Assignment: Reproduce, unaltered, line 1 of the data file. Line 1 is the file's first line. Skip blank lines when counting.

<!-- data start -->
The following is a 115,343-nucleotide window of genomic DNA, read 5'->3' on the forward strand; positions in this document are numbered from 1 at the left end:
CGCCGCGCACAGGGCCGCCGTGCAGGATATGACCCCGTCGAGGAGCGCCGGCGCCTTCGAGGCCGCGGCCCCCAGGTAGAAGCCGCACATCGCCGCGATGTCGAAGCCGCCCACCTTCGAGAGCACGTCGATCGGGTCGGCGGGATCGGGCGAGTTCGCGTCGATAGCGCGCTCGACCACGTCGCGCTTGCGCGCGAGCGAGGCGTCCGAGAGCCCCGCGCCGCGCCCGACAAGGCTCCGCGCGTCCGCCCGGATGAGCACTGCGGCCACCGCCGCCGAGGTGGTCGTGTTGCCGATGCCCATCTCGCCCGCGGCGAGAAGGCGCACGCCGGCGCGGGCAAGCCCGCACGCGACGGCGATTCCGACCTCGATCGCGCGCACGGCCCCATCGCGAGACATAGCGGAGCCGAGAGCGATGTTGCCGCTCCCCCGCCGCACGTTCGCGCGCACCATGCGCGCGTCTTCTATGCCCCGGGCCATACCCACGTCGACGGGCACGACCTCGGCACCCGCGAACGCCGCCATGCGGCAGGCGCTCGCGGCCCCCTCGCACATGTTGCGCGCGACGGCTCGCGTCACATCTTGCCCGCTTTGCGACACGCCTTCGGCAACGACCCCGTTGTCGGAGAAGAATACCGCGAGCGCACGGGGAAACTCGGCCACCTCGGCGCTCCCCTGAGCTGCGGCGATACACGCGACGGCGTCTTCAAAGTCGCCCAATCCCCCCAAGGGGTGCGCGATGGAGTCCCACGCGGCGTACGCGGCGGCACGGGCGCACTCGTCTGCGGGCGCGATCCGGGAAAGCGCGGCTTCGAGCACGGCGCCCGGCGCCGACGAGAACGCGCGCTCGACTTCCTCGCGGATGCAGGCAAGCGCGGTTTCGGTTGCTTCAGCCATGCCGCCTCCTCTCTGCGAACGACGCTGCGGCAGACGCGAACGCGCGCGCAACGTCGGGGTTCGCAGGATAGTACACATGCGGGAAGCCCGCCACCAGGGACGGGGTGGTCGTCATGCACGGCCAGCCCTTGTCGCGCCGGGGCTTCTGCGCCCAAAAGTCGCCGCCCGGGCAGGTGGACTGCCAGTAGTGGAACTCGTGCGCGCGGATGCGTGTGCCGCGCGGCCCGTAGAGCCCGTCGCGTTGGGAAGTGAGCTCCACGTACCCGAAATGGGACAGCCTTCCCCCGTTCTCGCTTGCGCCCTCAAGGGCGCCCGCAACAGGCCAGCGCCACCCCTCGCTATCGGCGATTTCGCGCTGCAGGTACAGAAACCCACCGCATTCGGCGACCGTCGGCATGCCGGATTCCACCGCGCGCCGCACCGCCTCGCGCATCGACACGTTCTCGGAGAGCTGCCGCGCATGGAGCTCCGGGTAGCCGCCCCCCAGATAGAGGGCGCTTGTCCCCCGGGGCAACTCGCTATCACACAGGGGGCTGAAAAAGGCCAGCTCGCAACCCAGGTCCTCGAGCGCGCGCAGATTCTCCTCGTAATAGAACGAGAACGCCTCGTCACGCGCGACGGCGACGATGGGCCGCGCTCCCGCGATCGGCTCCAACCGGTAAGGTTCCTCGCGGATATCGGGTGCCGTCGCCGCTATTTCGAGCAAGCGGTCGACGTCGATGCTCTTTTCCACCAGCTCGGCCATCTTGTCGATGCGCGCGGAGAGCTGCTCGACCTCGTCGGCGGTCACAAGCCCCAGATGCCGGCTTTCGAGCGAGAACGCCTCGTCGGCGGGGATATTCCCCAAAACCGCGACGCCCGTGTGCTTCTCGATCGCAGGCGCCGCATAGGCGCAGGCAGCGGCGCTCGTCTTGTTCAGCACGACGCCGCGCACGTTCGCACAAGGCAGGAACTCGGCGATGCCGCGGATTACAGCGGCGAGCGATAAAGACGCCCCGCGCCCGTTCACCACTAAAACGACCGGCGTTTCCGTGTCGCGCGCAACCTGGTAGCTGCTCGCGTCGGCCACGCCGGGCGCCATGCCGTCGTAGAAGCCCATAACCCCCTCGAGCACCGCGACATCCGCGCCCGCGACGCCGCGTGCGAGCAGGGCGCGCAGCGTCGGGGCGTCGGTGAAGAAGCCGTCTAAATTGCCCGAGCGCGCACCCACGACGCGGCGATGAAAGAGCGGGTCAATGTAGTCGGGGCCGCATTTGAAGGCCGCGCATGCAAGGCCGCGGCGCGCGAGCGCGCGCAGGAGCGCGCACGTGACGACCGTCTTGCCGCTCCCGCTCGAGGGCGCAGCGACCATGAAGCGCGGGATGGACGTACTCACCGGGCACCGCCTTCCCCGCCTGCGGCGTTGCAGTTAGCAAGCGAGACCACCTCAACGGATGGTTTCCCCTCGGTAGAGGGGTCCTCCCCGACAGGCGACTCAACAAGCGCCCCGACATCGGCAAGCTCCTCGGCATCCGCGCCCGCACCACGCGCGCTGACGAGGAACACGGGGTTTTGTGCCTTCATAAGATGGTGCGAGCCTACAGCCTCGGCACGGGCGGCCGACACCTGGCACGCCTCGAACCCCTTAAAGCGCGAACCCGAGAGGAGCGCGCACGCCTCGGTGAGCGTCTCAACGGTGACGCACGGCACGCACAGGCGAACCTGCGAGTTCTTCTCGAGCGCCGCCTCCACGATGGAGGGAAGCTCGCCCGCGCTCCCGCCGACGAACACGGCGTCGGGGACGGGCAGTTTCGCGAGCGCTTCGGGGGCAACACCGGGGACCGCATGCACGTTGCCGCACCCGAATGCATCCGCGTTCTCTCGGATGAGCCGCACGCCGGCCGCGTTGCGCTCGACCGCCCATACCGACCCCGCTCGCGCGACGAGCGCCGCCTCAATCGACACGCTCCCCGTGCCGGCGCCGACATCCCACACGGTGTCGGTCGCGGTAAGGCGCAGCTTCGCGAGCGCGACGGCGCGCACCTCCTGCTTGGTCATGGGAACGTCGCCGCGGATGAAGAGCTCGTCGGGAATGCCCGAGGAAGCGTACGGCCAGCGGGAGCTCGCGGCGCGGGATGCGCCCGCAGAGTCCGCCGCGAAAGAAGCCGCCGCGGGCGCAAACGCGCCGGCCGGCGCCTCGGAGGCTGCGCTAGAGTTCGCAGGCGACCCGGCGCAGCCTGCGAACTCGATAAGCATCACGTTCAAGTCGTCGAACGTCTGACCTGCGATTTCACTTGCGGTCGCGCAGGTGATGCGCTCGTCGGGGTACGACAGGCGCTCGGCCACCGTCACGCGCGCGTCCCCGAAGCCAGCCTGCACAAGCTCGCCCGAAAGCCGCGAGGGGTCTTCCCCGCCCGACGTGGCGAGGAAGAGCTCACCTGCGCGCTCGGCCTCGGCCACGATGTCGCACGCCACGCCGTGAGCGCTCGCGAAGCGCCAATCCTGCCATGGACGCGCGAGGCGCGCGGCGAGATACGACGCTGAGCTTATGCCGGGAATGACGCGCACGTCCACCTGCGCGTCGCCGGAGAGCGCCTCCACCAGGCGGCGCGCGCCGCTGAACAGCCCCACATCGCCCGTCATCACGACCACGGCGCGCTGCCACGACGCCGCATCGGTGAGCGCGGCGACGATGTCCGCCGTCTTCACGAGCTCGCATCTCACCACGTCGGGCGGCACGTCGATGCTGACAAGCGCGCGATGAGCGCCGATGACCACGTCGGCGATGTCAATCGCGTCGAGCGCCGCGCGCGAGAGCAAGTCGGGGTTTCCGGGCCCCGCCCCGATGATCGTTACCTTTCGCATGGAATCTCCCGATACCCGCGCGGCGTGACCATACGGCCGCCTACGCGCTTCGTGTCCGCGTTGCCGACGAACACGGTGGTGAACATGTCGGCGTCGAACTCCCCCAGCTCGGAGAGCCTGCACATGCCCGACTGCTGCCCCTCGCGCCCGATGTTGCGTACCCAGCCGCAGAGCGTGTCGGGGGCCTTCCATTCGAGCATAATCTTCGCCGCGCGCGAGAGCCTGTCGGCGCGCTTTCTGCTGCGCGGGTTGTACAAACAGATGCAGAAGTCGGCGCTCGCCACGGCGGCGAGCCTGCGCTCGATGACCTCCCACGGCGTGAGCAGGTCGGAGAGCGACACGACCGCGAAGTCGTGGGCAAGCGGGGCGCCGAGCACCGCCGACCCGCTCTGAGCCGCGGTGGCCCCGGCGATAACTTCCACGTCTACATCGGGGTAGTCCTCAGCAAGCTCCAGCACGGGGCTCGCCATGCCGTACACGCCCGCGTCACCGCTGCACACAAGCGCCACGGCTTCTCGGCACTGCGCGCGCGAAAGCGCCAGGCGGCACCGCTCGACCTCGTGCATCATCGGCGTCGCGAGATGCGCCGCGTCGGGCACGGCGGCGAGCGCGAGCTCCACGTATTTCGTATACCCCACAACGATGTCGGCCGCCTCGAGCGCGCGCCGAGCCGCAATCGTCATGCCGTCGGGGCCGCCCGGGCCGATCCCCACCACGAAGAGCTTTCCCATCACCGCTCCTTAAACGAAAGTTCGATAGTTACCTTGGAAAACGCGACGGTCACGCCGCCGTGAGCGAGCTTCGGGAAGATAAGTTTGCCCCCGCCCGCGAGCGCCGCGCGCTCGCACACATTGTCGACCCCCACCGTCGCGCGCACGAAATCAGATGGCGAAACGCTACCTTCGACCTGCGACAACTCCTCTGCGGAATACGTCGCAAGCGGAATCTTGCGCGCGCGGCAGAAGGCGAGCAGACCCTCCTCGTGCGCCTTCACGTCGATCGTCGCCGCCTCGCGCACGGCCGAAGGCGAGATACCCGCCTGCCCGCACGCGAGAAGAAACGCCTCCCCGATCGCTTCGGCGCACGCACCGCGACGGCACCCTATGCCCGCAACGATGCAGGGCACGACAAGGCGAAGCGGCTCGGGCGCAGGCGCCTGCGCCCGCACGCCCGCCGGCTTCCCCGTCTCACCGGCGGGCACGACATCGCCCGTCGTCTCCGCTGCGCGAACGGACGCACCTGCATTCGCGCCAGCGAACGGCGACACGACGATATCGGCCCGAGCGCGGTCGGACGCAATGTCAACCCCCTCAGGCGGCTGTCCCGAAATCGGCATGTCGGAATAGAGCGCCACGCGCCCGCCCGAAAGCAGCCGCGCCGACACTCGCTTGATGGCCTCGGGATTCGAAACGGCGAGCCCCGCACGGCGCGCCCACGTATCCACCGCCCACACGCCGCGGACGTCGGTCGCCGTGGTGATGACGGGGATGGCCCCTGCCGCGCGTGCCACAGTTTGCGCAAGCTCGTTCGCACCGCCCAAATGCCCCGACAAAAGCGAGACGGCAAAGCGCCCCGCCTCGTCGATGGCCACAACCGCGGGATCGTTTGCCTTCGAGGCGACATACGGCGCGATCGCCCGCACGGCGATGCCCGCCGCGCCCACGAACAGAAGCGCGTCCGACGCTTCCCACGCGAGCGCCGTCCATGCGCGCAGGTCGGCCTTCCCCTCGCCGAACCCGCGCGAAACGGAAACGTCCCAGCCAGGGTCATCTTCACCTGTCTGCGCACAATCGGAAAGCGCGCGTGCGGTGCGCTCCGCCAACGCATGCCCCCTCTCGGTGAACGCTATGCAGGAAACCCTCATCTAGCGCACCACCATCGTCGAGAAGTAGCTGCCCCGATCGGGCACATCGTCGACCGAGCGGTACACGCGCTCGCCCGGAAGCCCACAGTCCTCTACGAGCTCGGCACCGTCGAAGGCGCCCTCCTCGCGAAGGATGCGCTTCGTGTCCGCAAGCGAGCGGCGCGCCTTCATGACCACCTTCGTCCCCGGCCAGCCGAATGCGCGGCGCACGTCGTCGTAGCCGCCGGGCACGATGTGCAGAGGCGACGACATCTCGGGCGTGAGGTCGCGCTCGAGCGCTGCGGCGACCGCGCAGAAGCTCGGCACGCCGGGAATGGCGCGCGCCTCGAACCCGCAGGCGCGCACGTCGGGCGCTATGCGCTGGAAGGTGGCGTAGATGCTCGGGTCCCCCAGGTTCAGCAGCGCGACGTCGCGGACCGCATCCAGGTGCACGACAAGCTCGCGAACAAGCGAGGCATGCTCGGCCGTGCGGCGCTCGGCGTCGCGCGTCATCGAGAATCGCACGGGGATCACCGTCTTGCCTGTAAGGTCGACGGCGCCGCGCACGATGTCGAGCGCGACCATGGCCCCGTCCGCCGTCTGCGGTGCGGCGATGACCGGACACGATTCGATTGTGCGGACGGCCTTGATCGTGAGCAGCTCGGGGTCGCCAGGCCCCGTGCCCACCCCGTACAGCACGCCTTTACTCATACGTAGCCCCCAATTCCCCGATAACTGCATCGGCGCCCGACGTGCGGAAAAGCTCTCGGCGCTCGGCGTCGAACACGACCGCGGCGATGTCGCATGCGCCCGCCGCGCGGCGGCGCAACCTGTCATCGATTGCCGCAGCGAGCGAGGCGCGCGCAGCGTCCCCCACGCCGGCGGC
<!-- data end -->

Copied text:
The following is a 115,343-nucleotide window of genomic DNA, read 5'->3' on the forward strand; positions in this document are numbered from 1 at the left end: